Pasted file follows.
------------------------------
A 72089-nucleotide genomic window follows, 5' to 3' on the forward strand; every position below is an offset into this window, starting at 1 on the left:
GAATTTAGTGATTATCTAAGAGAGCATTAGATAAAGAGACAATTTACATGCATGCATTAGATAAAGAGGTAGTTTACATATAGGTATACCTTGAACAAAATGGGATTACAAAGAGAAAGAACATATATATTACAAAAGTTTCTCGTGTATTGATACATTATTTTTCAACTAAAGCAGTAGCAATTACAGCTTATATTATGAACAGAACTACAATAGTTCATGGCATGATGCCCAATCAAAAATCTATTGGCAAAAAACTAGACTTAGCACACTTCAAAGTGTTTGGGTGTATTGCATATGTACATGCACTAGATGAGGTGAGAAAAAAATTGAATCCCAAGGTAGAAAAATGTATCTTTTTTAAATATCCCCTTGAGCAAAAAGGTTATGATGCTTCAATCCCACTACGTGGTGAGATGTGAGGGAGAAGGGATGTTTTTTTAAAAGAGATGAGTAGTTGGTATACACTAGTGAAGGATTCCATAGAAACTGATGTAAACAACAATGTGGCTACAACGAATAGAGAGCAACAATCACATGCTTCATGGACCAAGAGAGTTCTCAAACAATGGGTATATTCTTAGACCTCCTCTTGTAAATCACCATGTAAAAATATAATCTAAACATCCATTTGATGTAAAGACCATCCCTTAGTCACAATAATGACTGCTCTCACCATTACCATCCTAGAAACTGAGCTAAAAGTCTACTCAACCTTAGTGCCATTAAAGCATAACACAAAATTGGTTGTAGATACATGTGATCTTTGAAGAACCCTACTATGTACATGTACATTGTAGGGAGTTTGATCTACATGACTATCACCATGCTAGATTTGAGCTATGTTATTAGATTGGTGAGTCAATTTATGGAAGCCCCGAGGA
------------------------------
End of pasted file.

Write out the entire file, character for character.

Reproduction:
A 72089-nucleotide genomic window follows, 5' to 3' on the forward strand; every position below is an offset into this window, starting at 1 on the left:
GAATTTAGTGATTATCTAAGAGAGCATTAGATAAAGAGACAATTTACATGCATGCATTAGATAAAGAGGTAGTTTACATATAGGTATACCTTGAACAAAATGGGATTACAAAGAGAAAGAACATATATATTACAAAAGTTTCTCGTGTATTGATACATTATTTTTCAACTAAAGCAGTAGCAATTACAGCTTATATTATGAACAGAACTACAATAGTTCATGGCATGATGCCCAATCAAAAATCTATTGGCAAAAAACTAGACTTAGCACACTTCAAAGTGTTTGGGTGTATTGCATATGTACATGCACTAGATGAGGTGAGAAAAAAATTGAATCCCAAGGTAGAAAAATGTATCTTTTTTAAATATCCCCTTGAGCAAAAAGGTTATGATGCTTCAATCCCACTACGTGGTGAGATGTGAGGGAGAAGGGATGTTTTTTTAAAAGAGATGAGTAGTTGGTATACACTAGTGAAGGATTCCATAGAAACTGATGTAAACAACAATGTGGCTACAACGAATAGAGAGCAACAATCACATGCTTCATGGACCAAGAGAGTTCTCAAACAATGGGTATATTCTTAGACCTCCTCTTGTAAATCACCATGTAAAAATATAATCTAAACATCCATTTGATGTAAAGACCATCCCTTAGTCACAATAATGACTGCTCTCACCATTACCATCCTAGAAACTGAGCTAAAAGTCTACTCAACCTTAGTGCCATTAAAGCATAACACAAAATTGGTTGTAGATACATGTGATCTTTGAAGAACCCTACTATGTACATGTACATTGTAGGGAGTTTGATCTACATGACTATCACCATGCTAGATTTGAGCTATGTTATTAGATTGGTGAGTCAATTTATGGAAGCCCCGAGGA